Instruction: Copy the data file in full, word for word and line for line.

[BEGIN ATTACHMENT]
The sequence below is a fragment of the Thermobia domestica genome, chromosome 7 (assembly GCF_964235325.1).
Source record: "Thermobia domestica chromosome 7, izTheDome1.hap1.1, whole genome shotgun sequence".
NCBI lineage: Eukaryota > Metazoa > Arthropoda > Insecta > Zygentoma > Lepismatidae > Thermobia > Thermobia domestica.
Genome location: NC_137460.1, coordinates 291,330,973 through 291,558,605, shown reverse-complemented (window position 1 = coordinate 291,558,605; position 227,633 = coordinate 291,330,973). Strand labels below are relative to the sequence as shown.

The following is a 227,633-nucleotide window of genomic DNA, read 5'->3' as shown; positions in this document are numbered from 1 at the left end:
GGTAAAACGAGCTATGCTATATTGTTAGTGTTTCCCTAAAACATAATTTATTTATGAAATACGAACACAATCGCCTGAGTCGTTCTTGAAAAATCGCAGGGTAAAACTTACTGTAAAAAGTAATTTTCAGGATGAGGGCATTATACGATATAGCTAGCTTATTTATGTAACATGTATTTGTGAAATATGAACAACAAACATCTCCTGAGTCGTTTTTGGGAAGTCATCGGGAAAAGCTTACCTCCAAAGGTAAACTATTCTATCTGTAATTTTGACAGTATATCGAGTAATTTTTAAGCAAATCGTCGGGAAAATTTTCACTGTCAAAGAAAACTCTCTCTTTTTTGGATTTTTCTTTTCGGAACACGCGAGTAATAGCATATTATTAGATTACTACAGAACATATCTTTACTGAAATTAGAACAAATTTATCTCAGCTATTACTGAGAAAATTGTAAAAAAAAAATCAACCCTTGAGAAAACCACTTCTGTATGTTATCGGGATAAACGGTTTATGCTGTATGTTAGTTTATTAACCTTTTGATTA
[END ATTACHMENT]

The sequence below is a fragment of the Thermobia domestica genome, chromosome 7 (assembly GCF_964235325.1).
Source record: "Thermobia domestica chromosome 7, izTheDome1.hap1.1, whole genome shotgun sequence".
NCBI lineage: Eukaryota > Metazoa > Arthropoda > Insecta > Zygentoma > Lepismatidae > Thermobia > Thermobia domestica.
Genome location: NC_137460.1, coordinates 291,330,973 through 291,558,605, shown reverse-complemented (window position 1 = coordinate 291,558,605; position 227,633 = coordinate 291,330,973). Strand labels below are relative to the sequence as shown.

The following is a 227,633-nucleotide window of genomic DNA, read 5'->3' as shown; positions in this document are numbered from 1 at the left end:
GGTAAAACGAGCTATGCTATATTGTTAGTGTTTCCCTAAAACATAATTTATTTATGAAATACGAACACAATCGCCTGAGTCGTTCTTGAAAAATCGCAGGGTAAAACTTACTGTAAAAAGTAATTTTCAGGATGAGGGCATTATACGATATAGCTAGCTTATTTATGTAACATGTATTTGTGAAATATGAACAACAAACATCTCCTGAGTCGTTTTTGGGAAGTCATCGGGAAAAGCTTACCTCCAAAGGTAAACTATTCTATCTGTAATTTTGACAGTATATCGAGTAATTTTTAAGCAAATCGTCGGGAAAATTTTCACTGTCAAAGAAAACTCTCTCTTTTTTGGATTTTTCTTTTCGGAACACGCGAGTAATAGCATATTATTAGATTACTACAGAACATATCTTTACTGAAATTAGAACAAATTTATCTCAGCTATTACTGAGAAAATTGTAAAAAAAAAATCAACCCTTGAGAAAACCACTTCTGTATGTTATCGGGATAAACGGTTTATGCTGTATGTTAGTTTATTAACCTTTTGATTA